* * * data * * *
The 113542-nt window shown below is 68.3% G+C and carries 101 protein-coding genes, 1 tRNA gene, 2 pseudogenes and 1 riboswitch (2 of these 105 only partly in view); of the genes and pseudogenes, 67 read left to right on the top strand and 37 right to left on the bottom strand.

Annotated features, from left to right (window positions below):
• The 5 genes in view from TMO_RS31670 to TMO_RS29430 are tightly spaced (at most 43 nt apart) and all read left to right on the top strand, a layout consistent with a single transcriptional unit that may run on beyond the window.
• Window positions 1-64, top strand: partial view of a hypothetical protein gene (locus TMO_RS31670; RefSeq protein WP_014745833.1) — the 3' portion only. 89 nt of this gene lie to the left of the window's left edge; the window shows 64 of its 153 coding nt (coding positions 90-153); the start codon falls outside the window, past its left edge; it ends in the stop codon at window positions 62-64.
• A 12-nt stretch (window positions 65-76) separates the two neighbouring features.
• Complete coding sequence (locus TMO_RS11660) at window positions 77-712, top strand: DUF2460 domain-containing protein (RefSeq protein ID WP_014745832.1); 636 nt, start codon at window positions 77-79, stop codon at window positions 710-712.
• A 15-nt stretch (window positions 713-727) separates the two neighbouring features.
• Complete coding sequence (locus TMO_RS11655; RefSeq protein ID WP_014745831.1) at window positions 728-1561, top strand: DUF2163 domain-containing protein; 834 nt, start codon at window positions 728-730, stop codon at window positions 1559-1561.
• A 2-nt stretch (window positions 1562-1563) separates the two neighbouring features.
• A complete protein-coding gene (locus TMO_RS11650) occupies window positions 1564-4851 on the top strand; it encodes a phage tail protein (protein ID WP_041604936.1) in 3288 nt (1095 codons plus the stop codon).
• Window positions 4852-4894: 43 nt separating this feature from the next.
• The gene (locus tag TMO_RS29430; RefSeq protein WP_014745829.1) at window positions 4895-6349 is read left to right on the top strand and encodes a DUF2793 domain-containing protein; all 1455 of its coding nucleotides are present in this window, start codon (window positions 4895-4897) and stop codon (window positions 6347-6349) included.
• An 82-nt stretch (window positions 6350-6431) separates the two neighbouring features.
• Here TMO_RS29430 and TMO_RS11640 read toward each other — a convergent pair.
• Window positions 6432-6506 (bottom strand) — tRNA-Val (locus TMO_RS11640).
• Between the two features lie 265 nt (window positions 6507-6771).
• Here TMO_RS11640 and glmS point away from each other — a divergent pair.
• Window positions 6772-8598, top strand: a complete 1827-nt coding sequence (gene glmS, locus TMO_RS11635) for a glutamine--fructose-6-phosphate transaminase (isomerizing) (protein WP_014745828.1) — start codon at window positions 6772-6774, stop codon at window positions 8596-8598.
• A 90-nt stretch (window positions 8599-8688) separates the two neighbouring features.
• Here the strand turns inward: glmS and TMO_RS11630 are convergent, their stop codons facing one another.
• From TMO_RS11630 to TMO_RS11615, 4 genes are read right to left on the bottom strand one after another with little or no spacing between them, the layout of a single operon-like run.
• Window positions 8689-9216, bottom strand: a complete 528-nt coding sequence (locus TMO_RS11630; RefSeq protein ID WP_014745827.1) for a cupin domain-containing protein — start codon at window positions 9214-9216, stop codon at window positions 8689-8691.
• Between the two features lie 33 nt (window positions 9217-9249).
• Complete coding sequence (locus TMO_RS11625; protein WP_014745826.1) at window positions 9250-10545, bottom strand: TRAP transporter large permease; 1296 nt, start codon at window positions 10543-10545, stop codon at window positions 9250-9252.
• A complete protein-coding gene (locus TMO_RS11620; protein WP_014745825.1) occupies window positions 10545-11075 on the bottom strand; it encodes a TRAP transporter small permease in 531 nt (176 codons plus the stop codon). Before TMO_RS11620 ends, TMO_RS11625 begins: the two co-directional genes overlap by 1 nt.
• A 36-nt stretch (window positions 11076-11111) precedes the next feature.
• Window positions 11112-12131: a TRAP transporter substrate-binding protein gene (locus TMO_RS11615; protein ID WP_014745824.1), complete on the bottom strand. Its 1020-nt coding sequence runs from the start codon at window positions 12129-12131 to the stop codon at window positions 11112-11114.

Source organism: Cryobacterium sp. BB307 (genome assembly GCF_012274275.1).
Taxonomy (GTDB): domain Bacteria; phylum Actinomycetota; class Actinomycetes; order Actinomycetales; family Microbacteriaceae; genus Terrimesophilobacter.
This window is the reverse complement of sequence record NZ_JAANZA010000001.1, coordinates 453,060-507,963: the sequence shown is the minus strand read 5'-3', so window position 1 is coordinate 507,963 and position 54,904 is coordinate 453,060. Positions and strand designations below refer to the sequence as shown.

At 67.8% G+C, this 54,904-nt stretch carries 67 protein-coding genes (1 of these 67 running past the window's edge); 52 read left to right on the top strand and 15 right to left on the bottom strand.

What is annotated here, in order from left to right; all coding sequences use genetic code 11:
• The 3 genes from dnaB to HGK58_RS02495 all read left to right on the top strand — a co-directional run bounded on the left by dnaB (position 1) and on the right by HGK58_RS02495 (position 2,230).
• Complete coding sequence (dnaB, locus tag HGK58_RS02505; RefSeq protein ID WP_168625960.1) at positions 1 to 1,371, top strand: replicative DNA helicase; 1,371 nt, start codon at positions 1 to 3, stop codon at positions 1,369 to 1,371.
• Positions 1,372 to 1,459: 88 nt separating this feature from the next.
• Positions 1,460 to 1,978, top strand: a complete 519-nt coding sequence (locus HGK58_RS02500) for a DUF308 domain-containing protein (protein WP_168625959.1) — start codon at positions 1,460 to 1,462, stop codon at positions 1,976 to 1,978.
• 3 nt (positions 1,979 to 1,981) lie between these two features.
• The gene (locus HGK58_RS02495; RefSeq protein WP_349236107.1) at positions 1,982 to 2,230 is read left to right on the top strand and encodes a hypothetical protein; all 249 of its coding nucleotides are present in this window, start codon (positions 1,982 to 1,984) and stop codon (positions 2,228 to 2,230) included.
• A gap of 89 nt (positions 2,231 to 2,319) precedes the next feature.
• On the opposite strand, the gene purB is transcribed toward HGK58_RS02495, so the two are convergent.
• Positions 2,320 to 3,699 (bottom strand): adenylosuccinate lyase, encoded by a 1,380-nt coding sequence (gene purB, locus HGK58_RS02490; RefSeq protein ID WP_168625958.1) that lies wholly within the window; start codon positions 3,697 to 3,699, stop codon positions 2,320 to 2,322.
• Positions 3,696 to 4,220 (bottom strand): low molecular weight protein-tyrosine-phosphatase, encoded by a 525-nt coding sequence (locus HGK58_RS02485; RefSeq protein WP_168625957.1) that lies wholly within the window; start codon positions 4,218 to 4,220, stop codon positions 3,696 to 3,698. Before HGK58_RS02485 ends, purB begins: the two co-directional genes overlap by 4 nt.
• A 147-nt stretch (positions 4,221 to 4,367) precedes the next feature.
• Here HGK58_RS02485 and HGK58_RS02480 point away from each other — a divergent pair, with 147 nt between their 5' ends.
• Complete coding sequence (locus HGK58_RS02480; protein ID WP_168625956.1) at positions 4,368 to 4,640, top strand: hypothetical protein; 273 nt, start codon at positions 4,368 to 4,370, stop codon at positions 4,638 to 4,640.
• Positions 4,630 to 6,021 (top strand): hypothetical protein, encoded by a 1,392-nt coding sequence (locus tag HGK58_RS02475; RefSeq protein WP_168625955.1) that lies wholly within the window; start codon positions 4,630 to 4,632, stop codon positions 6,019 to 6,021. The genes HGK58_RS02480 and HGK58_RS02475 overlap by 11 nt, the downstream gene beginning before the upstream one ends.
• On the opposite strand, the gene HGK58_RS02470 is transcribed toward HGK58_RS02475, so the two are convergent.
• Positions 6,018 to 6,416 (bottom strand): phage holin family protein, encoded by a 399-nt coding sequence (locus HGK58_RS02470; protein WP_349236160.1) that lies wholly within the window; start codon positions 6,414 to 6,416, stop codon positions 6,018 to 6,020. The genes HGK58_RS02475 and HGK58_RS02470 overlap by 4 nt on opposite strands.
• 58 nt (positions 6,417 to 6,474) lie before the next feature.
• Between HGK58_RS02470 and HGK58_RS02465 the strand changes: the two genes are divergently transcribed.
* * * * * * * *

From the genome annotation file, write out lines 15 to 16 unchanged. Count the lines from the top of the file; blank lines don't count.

• Window positions 6432-6506 (bottom strand) — tRNA-Val (locus TMO_RS11640).
• Between the two features lie 265 nt (window positions 6507-6771).